The next morning, we slowly maneuvered our way down the steep bank of the Mekong to get back on the slowboat, bound for Luang Prabang. It was another perfectly clear day, and the ride was smooth and relaxing. The landscape started to change as we got closer to Luang Prabang, with massive rock faces cropping up out of nowhere. Just before reaching the town, we went past the Buddha cave in the cliff to the right. It is a natural cave that has become the repository for all of the retired Buddha statues from town. When we arrived on the banks of Luang Prabang, Tess, Cam and I headed off to find a guesthouse.

Luang Prabang Temple

During our wander around town, I was struck by how strong the French influence still is here in the buildings, the restaurants, and even some of the people. We found a great place facing the Nam Khan river, dropped our stuff and headed dinner and to the night market. The next day, we wandered around the town in the light, had some amazing food, spent some time online. We happened to be wandering near a temple while the monks were playing the drums. We went to see what was happening and were invited to come back in an hour to join them for their evening chanting.

Chanting Monks

It was such an incredible experience and we all left feeling very relaxed and happy. That night, we went back to the night market and hiked up to the top of the hill in the center of town with a temple on top and an impressive view.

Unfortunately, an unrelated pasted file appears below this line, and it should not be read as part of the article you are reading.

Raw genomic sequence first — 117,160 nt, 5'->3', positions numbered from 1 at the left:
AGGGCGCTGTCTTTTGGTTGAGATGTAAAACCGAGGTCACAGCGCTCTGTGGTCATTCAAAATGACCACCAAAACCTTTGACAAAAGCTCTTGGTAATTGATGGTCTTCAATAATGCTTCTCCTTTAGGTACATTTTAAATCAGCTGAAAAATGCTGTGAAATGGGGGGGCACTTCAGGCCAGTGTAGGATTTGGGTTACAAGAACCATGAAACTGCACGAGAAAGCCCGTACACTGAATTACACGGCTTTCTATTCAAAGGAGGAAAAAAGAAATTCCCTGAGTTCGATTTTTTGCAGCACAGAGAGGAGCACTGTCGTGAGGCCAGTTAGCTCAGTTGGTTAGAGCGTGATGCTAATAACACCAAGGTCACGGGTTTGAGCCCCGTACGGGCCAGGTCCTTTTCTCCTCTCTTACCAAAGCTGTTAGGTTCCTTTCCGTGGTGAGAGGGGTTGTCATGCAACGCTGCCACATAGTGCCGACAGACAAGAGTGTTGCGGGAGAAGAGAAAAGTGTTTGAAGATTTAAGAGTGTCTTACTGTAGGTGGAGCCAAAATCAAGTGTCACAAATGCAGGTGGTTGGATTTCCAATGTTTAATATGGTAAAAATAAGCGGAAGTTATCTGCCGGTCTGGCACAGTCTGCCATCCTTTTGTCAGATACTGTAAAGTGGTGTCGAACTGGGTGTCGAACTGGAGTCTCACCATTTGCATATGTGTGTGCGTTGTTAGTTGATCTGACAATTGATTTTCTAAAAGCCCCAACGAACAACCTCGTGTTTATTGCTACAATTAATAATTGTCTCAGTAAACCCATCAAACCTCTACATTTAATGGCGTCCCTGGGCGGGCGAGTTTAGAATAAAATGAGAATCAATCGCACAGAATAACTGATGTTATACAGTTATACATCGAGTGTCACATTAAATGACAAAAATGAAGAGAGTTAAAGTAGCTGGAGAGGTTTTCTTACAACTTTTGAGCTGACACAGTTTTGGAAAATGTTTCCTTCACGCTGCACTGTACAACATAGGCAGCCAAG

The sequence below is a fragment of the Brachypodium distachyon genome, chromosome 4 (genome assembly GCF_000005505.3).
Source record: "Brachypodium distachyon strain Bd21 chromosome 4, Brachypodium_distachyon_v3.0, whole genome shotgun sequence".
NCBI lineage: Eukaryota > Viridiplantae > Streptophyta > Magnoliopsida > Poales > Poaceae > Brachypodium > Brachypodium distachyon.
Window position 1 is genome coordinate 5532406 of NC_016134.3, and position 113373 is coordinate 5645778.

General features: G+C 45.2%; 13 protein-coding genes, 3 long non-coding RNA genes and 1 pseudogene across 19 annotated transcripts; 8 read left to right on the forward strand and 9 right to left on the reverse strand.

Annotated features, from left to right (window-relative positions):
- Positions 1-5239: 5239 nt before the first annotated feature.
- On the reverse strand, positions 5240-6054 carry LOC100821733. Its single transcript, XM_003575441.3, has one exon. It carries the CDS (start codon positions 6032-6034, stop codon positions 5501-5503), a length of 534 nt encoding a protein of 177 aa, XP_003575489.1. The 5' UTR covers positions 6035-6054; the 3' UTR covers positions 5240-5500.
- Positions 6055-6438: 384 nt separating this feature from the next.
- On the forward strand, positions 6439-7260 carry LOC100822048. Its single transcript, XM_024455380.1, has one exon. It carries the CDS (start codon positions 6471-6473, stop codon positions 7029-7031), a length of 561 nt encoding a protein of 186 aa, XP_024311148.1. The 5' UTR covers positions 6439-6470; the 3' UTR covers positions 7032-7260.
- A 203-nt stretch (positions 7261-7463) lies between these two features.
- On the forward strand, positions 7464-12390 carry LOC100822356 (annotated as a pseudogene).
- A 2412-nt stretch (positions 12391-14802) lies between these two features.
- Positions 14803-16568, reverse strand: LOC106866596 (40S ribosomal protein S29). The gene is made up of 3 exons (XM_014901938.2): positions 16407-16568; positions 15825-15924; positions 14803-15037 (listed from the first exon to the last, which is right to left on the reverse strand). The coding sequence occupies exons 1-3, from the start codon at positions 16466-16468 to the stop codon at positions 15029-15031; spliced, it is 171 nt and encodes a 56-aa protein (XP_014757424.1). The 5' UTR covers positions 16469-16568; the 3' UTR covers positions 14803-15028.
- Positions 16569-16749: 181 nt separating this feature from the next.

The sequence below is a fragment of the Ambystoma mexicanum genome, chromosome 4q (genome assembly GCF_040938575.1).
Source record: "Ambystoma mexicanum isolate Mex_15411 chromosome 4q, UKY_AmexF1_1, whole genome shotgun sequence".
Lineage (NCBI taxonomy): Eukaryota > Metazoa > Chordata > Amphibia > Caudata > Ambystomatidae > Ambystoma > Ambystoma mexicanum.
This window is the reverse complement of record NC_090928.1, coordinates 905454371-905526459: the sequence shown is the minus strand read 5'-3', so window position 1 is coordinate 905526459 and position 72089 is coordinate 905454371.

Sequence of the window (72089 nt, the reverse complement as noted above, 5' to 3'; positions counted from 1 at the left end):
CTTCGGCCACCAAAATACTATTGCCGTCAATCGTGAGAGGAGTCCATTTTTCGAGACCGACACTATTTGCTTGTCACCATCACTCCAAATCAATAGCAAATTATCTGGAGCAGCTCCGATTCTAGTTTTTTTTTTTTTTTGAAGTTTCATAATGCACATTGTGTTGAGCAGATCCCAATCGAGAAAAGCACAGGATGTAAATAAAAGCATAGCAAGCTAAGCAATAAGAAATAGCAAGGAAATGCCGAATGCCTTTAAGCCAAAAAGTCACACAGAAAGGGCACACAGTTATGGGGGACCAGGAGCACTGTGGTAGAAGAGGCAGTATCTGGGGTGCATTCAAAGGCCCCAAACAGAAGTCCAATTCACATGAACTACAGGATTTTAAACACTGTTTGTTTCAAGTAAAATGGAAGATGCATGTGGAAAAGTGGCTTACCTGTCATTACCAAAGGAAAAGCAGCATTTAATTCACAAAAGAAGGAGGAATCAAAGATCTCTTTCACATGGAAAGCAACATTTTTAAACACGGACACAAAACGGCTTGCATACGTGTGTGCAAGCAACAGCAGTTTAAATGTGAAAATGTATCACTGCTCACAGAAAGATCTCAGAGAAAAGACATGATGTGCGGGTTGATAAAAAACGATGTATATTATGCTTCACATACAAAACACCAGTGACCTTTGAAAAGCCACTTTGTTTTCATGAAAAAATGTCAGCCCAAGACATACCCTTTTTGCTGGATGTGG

The next day we decided to head to the only local waterfall that still had water this far into the dry season. We were dropped at the entrance, next to a bear rescue. It was feeding time and we got to see how good the bears actually had it there. There were many things designed to keep them active and keep their minds happy, as well as to encourage foraging for their food.

Waterfall Pool #1

A short walk from there, we came to the first of a number of pools below the falls. The water was bright blue and felt great! After a quick swim in this pool, we wandered up to the next, where there was a great rope swing and a spot where you could jump off the falls to the pools below safely. It was great fun! We kept going up and up to more and more pools before finally coming to the highest section of the waterfall. It was absolutely stunning, and once again I had to remind my self that this is real, I am actually experiencing this! Once back in town, we headed back to the night market for dinner.